The views formed in the USA can be the demonstrated trough the beliefs in the necessity of enlargement NATO eastward. In general the significance of the Black Sea for Western strategy puts forward two categories of justifications: strategic and moral. From the standpoint of the strategy, there are a number of components that make the region so important: The first component is associated with the completion of work to consolidate peace and stability in Europe itself. The second component is related to counteracting the most dangerous threat to the future of Euro-Atlantic security, expiring from outside the continent - the Greater Middle East. An auxiliary, but nevertheless important strategic premise is related to Europe’s access to energy sources. The moral justifications differ little from the first group of peace and security and can be formulated as moral obligations to cope with the destructive results of half a century of separation and communism and make the eastern half of Europe as reliable, democratic and safe as the western half of the continent. The main thing here is the recognition of the important and sometimes paramount role of the Black Sea region in promoting American and European geopolitical strategies, due to: the location of the region, its role in the security system and the resources, if not of the Black Sea itself, then those that are transported through it.
Speaking about Russian concepts, it is not difficult to guess that ideas about the Black Sea region can be found in the works of various authors. For this research it should be taken the works and ideas of the “farther of modern Russian geopolitical thought” – Alexander Dugin. For him, the Black Sea region is a fairly integrated and important aggregate for Russian geopolitics. One of the brightest and far from the only confirming statements may be this:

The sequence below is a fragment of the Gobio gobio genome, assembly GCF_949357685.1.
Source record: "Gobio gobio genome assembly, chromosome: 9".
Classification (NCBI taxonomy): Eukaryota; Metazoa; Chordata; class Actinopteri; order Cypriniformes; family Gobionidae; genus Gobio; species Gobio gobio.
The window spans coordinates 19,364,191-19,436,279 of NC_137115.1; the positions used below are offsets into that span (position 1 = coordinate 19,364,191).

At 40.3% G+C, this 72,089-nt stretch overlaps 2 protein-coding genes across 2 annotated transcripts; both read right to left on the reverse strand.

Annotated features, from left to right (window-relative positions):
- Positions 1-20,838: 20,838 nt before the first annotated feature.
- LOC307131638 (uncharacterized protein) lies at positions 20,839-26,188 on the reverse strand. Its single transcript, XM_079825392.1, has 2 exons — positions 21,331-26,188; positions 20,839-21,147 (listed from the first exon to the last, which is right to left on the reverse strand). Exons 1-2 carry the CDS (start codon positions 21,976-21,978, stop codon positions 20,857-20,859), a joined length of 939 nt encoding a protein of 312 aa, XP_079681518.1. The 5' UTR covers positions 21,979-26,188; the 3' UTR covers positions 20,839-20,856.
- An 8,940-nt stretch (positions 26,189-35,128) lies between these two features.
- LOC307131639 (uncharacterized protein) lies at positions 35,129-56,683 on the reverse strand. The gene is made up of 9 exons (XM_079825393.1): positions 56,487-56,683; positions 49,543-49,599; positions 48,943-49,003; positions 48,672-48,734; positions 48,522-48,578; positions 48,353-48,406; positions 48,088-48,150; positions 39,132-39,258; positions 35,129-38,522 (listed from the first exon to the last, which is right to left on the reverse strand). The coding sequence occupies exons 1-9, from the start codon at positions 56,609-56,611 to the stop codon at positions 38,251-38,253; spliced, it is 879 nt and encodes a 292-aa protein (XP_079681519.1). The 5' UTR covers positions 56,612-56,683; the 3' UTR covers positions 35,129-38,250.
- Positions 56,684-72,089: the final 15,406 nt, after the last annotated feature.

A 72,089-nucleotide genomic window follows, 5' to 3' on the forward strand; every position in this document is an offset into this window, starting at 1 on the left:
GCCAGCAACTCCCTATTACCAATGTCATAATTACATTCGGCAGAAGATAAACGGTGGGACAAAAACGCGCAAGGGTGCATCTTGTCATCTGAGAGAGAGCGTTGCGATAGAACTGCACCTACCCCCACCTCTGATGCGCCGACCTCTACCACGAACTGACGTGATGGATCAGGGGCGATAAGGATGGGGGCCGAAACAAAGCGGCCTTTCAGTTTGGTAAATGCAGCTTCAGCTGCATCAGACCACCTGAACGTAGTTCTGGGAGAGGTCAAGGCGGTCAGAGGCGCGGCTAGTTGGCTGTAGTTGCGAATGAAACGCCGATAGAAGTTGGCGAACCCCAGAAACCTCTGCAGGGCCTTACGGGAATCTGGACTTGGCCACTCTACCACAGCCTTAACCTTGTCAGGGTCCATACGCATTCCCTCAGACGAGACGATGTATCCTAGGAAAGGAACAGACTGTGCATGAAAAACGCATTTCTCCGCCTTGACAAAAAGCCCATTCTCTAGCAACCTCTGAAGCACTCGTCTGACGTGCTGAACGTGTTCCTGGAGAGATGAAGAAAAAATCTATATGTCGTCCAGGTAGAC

“The absolute imperative of Russian geopolitics on the Black Sea coast is the total and unlimited control of Moscow over its entire length from Ukrainian to Abkhaz territories. You can arbitrarily split up this entire zone on an ethnocultural basis, providing ethnic and confessional autonomy to Crimean Russians, Tatars, Cossacks, Abkhazians, Georgians, etc., but all this only with absolute control of Moscow over the military and political situation. These sectors should be radically divorced from the thalassocratic influence of both coming from the west and from Turkey (or even Greece). The northern coast of the Black Sea should be exclusively Eurasian and centrally subordinate to Moscow. ” (Dugin, 2000)
Thus, without even referring in general to the work “Fundamentals of Geopolitics”, which contains a significant number of references to both the Black Sea and countries belonging to its region, we can conclude that the importance that A. G. Dugin attaches to the Black Sea is primarily with relation to the field of Russian security and geopolitics.
However, you should not think that the entire Black Sea region comes down to the relations of these three main players. Brzezinski considers Turkey as one significant subject, in his opinion, “Turkey and Iran are primarily important geopolitical centers. Turkey stabilizes the Black Sea region, controls access from it to the Mediterranean Sea, balances Russia in the Caucasus, still remains an antidote to Muslim fundamentalism and serves as NATO’s southern anchor.” (Brzezinski, 1998) In addition, the author claims that “Russia's loss of its dominant position in the Baltic Sea was repeated in the Black Sea, not only due to Ukraine’s independence, but also because the newly independent states of the Caucasus - Georgia, Armenia and Azerbaijan - have strengthened the opportunities of Turkey to restore once lost influence in this region.” (Brzezinski, 1998) Thus, three more countries of the Black Sea region are included by Brzezinski in the logic of geopolitical constructions and are defined as their immediate participants.
Geopolitical significance of Crimea and consequences of its annexation to the Black Sea region
Geopolitical significance of Crimea and consequences of its annexation to the Black Sea region